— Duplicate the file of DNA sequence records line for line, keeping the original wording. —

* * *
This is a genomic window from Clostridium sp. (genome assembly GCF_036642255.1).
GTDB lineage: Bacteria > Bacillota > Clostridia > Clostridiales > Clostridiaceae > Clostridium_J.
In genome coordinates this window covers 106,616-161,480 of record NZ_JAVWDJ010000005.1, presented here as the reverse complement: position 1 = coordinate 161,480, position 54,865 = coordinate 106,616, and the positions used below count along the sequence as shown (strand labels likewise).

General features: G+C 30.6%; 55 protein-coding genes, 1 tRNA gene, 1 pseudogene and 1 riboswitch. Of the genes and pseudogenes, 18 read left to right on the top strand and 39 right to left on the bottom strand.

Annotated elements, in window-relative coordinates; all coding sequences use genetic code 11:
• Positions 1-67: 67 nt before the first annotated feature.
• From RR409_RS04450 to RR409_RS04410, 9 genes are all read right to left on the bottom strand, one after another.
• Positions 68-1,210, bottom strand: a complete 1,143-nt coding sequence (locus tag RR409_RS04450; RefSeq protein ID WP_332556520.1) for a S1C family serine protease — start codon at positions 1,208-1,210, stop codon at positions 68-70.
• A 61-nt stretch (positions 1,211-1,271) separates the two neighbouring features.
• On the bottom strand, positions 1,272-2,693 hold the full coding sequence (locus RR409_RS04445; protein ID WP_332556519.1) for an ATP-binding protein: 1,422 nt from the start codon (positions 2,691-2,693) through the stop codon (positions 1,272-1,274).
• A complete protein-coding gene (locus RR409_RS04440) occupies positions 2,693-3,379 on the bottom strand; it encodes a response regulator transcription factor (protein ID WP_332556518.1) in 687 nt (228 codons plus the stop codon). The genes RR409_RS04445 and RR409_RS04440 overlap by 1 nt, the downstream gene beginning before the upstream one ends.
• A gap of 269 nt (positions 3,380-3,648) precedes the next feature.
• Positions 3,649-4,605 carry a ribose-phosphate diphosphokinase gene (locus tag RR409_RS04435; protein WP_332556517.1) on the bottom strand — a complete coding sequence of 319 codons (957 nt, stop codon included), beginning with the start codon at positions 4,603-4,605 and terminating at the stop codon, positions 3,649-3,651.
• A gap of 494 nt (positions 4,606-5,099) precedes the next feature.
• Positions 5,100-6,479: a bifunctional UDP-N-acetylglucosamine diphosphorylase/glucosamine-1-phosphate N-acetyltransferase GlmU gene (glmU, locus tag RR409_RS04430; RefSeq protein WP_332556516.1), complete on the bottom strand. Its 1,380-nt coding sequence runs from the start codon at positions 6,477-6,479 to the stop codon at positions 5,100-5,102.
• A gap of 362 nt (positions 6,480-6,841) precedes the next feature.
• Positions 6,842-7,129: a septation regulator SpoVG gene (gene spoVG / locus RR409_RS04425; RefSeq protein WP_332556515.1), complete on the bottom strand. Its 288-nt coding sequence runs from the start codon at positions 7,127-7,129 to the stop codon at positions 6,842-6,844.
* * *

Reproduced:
This is a genomic window from Clostridium sp. (genome assembly GCF_036642255.1).
GTDB lineage: Bacteria > Bacillota > Clostridia > Clostridiales > Clostridiaceae > Clostridium_J.
In genome coordinates this window covers 106,616-161,480 of record NZ_JAVWDJ010000005.1, presented here as the reverse complement: position 1 = coordinate 161,480, position 54,865 = coordinate 106,616, and the positions used below count along the sequence as shown (strand labels likewise).

General features: G+C 30.6%; 55 protein-coding genes, 1 tRNA gene, 1 pseudogene and 1 riboswitch. Of the genes and pseudogenes, 18 read left to right on the top strand and 39 right to left on the bottom strand.

Annotated elements, in window-relative coordinates; all coding sequences use genetic code 11:
• Positions 1-67: 67 nt before the first annotated feature.
• From RR409_RS04450 to RR409_RS04410, 9 genes are all read right to left on the bottom strand, one after another.
• Positions 68-1,210, bottom strand: a complete 1,143-nt coding sequence (locus tag RR409_RS04450; RefSeq protein ID WP_332556520.1) for a S1C family serine protease — start codon at positions 1,208-1,210, stop codon at positions 68-70.
• A 61-nt stretch (positions 1,211-1,271) separates the two neighbouring features.
• On the bottom strand, positions 1,272-2,693 hold the full coding sequence (locus RR409_RS04445; protein ID WP_332556519.1) for an ATP-binding protein: 1,422 nt from the start codon (positions 2,691-2,693) through the stop codon (positions 1,272-1,274).
• A complete protein-coding gene (locus RR409_RS04440) occupies positions 2,693-3,379 on the bottom strand; it encodes a response regulator transcription factor (protein ID WP_332556518.1) in 687 nt (228 codons plus the stop codon). The genes RR409_RS04445 and RR409_RS04440 overlap by 1 nt, the downstream gene beginning before the upstream one ends.
• A gap of 269 nt (positions 3,380-3,648) precedes the next feature.
• Positions 3,649-4,605 carry a ribose-phosphate diphosphokinase gene (locus tag RR409_RS04435; protein WP_332556517.1) on the bottom strand — a complete coding sequence of 319 codons (957 nt, stop codon included), beginning with the start codon at positions 4,603-4,605 and terminating at the stop codon, positions 3,649-3,651.
• A gap of 494 nt (positions 4,606-5,099) precedes the next feature.
• Positions 5,100-6,479: a bifunctional UDP-N-acetylglucosamine diphosphorylase/glucosamine-1-phosphate N-acetyltransferase GlmU gene (glmU, locus tag RR409_RS04430; RefSeq protein WP_332556516.1), complete on the bottom strand. Its 1,380-nt coding sequence runs from the start codon at positions 6,477-6,479 to the stop codon at positions 5,100-5,102.
• A gap of 362 nt (positions 6,480-6,841) precedes the next feature.
• Positions 6,842-7,129: a septation regulator SpoVG gene (gene spoVG / locus RR409_RS04425; RefSeq protein WP_332556515.1), complete on the bottom strand. Its 288-nt coding sequence runs from the start codon at positions 7,127-7,129 to the stop codon at positions 6,842-6,844.